MSVirtual2020: ChariotMS

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Whilst COVID-19 continues to be rather all-consuming, we’ve been extremely fortunate signing all relevant contracts at the start of the pandemic enabling us to keep the momentum of ChariotMS. Recruitment was meant to start this month, however COVID-19 threw us a final dummy, and we are now on course to enrol the first participant in Jan 2021.

I can hardly describe how excited I am this trial is finally getting underway in earnest. What started as a chat between MouseDoctor and myself almost exactly eight years ago will finally see the light of day. Over those years, and through the ups and downs of several rejections, we built an ever stronger network of supporters. Neurologists, scientists, trial managers, pwMS, and many more joined in developing the program, making the case to convince the NIHR-EME, MS Societies in the UK and US, Barts Charity and Merck KGaA. Thanks to them, standing on the shoulders of early seed-corn supporters, such as the Morris-Saady Charitable Trust, Lipomed, the North Thames Clinical Trials Network and others, ChariotMS will happen, and hopefully underpin that targeted immunotherapy is beneficial at any stage of MS.

As we’re getting ready, I will over the next few weeks introduce you in more detail to ChariotMS, key people involved, and what further we have up our sleeves. The slides above and below are from our presentation at MSVirtual. I will put the full deck on Twitter (@KlausSchmierer) once the meeting has kicked off Friday afternoon. You can find the abstract here (P0196).

@KlausSchmierer

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9 comments

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  • Great news! So thought this one would drift away My Neuro was keen to put me forward for this. I’m a wheelchair user but physically very fit and active still. I hope that it isn’t a long protracted roll out. An attempt to keep upper body and brain function for as long as possible is everything to me. Well Prof K you’ve made my day and I’ve not even had breakfast yet!

  • Brilliant-can’t wait to sign up ( hopefully!) appreciate the hard work, dedication and tenacity that has gone into making this happen

  • Hi All

    Well done and really great news to read & feel that with determination, great minds, support and all the other ingredients that it takes to make this happen. As mentioned, to start this Friday off on such a good note has made my day and we thank you all so very much for caring and wanting to help halt this dreadful disease and ultimately, I’m sure in the not too distant future, find the cure.

    Have a great Friday and weekend 🙂

  • Prof. K – this is great news and another example of the commitment the Barts team continues to display towards the MS Community. Mouse Doctor has mentioned your work around IV cladribine and I am very interested in the IV versus oral approach. Is there any publicly available research or data related to IV vs. oral cladribine? Hope your presentation today was well received.

    • It is subcutaneous cladribine but iv is essentially the same. Subcutaneous and IV cladribine are 100% bioavailable meaning that every thing you inject is available in the body, oral cladribine is about 40% bioavailable so a 10mg dose gives 4mg of cladribine whereas a 10mg dose of iv cladribine gives 10mg of cladribine.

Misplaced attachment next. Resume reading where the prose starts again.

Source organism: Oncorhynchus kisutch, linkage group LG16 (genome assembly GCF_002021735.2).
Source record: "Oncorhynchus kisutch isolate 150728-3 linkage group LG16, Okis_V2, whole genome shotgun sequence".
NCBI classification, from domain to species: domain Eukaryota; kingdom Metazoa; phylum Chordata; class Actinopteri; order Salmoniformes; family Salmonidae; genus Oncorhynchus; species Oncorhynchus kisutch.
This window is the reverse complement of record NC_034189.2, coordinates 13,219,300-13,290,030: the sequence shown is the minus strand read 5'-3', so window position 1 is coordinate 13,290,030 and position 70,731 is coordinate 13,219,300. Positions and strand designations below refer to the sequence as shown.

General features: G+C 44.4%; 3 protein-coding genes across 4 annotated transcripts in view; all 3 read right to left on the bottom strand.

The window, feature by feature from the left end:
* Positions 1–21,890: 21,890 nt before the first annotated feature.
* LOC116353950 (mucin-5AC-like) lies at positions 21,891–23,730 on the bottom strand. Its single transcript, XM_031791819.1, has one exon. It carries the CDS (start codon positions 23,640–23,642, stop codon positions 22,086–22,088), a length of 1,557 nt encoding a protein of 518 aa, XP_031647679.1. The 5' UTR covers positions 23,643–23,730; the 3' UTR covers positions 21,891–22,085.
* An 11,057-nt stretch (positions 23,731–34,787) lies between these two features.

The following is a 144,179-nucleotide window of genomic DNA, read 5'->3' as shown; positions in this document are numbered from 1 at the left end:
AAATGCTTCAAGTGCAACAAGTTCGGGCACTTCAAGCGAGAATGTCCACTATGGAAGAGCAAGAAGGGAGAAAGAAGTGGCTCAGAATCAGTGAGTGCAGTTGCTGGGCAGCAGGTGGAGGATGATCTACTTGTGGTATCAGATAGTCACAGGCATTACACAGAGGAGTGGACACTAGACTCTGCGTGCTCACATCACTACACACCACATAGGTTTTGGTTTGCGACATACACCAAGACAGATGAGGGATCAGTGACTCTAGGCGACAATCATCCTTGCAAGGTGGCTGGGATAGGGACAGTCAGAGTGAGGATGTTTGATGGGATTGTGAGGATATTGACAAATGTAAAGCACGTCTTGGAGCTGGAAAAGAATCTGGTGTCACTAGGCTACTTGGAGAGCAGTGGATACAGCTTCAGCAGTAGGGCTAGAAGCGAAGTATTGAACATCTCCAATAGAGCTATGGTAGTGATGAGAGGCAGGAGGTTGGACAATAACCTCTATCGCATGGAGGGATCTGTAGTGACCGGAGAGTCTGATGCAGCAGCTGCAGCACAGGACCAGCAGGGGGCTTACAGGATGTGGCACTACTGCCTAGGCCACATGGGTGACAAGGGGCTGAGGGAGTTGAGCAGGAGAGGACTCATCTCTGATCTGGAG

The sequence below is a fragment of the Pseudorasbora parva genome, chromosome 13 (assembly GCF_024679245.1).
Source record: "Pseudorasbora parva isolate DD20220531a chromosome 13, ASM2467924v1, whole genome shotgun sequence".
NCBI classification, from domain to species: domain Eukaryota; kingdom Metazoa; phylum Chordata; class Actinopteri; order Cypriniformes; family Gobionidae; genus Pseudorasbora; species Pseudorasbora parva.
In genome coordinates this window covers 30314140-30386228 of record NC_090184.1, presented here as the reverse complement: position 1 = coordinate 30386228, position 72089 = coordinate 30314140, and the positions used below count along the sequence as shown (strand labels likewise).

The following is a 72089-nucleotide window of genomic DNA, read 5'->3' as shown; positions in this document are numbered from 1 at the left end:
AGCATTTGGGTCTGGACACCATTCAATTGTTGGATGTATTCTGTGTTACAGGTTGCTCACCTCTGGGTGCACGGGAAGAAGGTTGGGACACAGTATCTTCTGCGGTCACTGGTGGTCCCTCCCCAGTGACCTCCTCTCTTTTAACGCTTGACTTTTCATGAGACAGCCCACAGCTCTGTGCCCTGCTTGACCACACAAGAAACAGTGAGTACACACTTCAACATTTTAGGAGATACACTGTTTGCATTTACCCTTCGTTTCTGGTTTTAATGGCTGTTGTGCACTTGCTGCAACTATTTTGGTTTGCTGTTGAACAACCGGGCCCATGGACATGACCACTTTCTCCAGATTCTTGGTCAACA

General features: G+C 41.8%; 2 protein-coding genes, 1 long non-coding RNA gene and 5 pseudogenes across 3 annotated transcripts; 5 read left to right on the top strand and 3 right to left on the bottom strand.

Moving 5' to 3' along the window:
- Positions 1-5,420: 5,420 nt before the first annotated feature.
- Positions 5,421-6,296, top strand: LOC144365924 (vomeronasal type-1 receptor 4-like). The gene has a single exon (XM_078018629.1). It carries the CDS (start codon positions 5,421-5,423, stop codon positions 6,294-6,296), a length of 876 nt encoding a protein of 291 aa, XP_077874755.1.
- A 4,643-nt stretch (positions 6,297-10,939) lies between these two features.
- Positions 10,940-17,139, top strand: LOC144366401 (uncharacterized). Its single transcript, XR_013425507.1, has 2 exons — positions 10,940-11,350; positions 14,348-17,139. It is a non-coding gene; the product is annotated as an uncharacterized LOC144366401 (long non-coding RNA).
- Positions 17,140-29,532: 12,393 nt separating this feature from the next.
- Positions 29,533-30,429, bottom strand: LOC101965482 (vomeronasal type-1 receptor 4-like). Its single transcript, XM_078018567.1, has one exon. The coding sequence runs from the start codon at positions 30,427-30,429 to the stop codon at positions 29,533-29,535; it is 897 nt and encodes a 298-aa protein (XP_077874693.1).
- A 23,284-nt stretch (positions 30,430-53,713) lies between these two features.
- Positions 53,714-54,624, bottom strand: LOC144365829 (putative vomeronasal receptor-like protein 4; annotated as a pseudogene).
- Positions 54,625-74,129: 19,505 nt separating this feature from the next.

• As MD says its quite straightforward to compare, and indeed at an early stage we went to the MHRA who were happy to accept bioequivalence (but not dose equivalence, see MD’s comment). There have been early studies looking at route of administration. We’ve published a first review of our s.c. population here: https://pubmed.ncbi.nlm.nih.gov/30419510/ The follow-on paper with more data and longer duration is on my desk for editing.

    • Thank you for the additional information ProfK & MD. I look forward to reading the results of the follow-up paper. I would be particularly interested in lymphocyte subsets results, if those data sets were gathered during the study. The conclusion in the provided first review paper, “Personalized dosing of cladribine avoided severe lymphopenia in all but one patients and was very well tolerated across a large spectrum of disease severity”…….this is why I am so grateful to the Barts Team, your commitment to safety and advancing patient care.

      As a pwMS, I am constantly conducting researching and building a database around all possible DMTs. The unfortunate, yet true, reality is most pwMS will have to use multiple DMTs over the course of the disease. When I was diagnosed in 2018, I determined the “early and aggressive” treatment approach was the most well supported and appropriate decision given my age (<40yrs) and severity of clinical symptoms/MRI lesions. However, I recently had to stop my first-line high efficacy anti CD20 due to adverse infusion related side effects (MD knows what I am talking about). I began taking a somewhat lower efficacy DMT (with anti-viral aspects) while my circulating b-cells repopulate. I am 9 months post my last anti-CD20 and remain b-cell depleted. I am hopeful in my current treatment approach and feel luckily to have a local neurologist who understands and appreciates my "academic" approach to individualizing my treatment plan…..the way it should be!

  • Fantastic news Prof K, huge well done to all! So excited for you and all trial participants. Can’t wait to hear more as ChariotMS finally, finally gets underway 🙂
    My favourite line from abstract:

    ‘Evidence suggests that slowing or stopping disease deterioration is possible even past this arbitrary (loss of ambulatory function) threshold.’

    It’s that key word ‘arbitrary’ that’s so-ooo important…. it’s been like, all these years, can’t walk?… forget it, what’s the point????

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